Suddenly, a bright bolt of lightning lit up the sky and the ground underneath, and Tom tensed. "Bruuuhummmmm!" replied the thunder a few seconds later. It hadn't been the lightning that had shaken Tom, but what he'd seen when it flashed. A man had been standing out in the road, no more than six feet away. After the lightning vanished, Tom squinted his eyes to try and make the figure out in the dark. "Hello?" he called out. "Is somebody there?"

Before the stranger could respond, the night sky was once again illuminated by electricity. The man was now two feet closer and striding towards Tom. The figure stopped. "Hello," he said. "Are you closed?"

"Well, not officially," said Tom. "But I was just about to be. Don't get many people this time of night."

"I'm sorry," said the man. "I broke down about a mile down the road. Is it at all possible that I could come in and use your phone? I just need to call the headquarters for my territory and they'll send someone right down to pick me up."

Again, Tom thought, Durn. His birds had doubtless already started in with a bout of nervous chattering. But he couldn't just leave this man out in the cold. "Sure," Tom replied. "Come on in, I'll turn on the lights and give you a chance to dry off." The man followed Tom into the shop.

Once they were both inside and the lights were turned on, Tom was able to get a good look at the stranger. He was wearing a long dark overcoat from which protruded an expensive pair of slacks and fancy shoes, albeit, covered in mud. The man removed his hat to reveal a mostly bald scalp with a drenched combover. He appeared to be in his mid forties and had a bashful air to him. He stooped a bit slightly, though he still seemed taller than Tom who himself came in at 5'10. On the man's face was a nervous smile that did little to hide his discomfort. He seemed to be some kind of businessman, a banker or investor, probably feeling out of place in a small town ice cream shop. Tom knew the type. They'd managed to master the trivialities of mercantilism but hadn't ever quite figured how to be comfortable around their fellow man, especially when they needed a favor. But Tom didn't begrudge them - everyone had their place in the world.

"Pay phone's over there," Tom motioned. "Right next to the rest rooms."

"Th-Thank you," the man stammered. He reached over to a napkin dispenser on the counter and plucked out half its contents. He then used them to try and dry himself off. When he caught Tom staring it him with and expression of half befuddlement, half amusement, the stranger gave a nervous laugh and asked, "Could you be kind enough to tell me where I am?"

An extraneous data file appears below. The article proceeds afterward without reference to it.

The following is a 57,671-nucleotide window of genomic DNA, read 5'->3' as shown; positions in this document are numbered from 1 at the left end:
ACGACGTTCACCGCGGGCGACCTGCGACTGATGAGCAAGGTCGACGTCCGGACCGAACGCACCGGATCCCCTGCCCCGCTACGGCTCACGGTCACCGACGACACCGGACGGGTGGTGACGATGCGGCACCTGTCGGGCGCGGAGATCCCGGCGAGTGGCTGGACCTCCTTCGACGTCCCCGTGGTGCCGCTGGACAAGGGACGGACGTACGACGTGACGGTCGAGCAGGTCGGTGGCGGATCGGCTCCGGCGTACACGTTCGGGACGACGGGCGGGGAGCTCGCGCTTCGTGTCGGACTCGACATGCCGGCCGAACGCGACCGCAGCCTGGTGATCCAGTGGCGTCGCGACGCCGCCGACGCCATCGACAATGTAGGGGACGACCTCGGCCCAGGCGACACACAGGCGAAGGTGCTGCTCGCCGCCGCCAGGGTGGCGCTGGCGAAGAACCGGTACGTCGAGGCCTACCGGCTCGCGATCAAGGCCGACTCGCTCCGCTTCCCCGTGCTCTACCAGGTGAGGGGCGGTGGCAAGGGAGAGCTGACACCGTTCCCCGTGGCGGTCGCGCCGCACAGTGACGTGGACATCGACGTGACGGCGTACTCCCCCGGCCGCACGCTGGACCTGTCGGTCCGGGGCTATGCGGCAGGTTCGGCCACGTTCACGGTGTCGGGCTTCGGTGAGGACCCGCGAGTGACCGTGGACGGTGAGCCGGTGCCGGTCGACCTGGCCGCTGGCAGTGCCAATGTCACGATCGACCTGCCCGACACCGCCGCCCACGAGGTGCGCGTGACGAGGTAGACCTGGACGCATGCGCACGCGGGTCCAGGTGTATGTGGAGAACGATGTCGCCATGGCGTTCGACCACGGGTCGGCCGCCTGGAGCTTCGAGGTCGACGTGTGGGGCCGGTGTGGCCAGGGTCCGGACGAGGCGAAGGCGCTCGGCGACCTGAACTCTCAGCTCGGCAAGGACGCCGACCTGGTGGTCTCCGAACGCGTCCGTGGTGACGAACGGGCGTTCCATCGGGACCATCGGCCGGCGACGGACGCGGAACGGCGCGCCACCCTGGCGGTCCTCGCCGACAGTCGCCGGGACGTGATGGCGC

"Honey Bluff," Tom replied. "You're on the section of Route 15 that runs right through town."

"Honey Bluff," the man repeated. "Route 15. Thank you." He walked over to the pay phone.

Tom went behind the counter to busy himself, and pricked his ears when he heard the jingle of change falling down the coin slot and the barest murmurs of the man's muted conversation. Within two minutes the stranger was off the phone. "All taken care of," he said. "They'll be here in half and hour."

"Delsburgh's the nearest town," Tom said. "It's at least an hour from here. Where these friends of yours coming from?"

"Oh, they're not friends," the man replied. "They can't be, I have to work with them." He gave a little laugh. "We've got an office near Delsburgh. But also close to here. Fortunately I hadn't gotten far."

"Broken down, huh?" said Tom. "That's a damn shame, especially in this weather. Steven Belmont, he's just up the street, he's got a repair shop. He can fix up most any thing that moves. You should stop on by and see him tomorrow."

"Thanks, thanks for the tip," the man said, sitting down on one of the stools by the counter. "Maybe I'll do that."  

Tom couldn't help notice that the man was slurring his words and seemed a little unsteady on the stool. And his skin looked an unhealthy shade of green. "You have some sort of accident?" he queried.

"No, no," the man replied. "Engine just died. I'm not much of a car man, couldn't tell you what it was. I'm sure a mechanic will be able to fix it up." He looked about, seeming a bit eager to change the subject. "This is a nice place you got here. All yours?"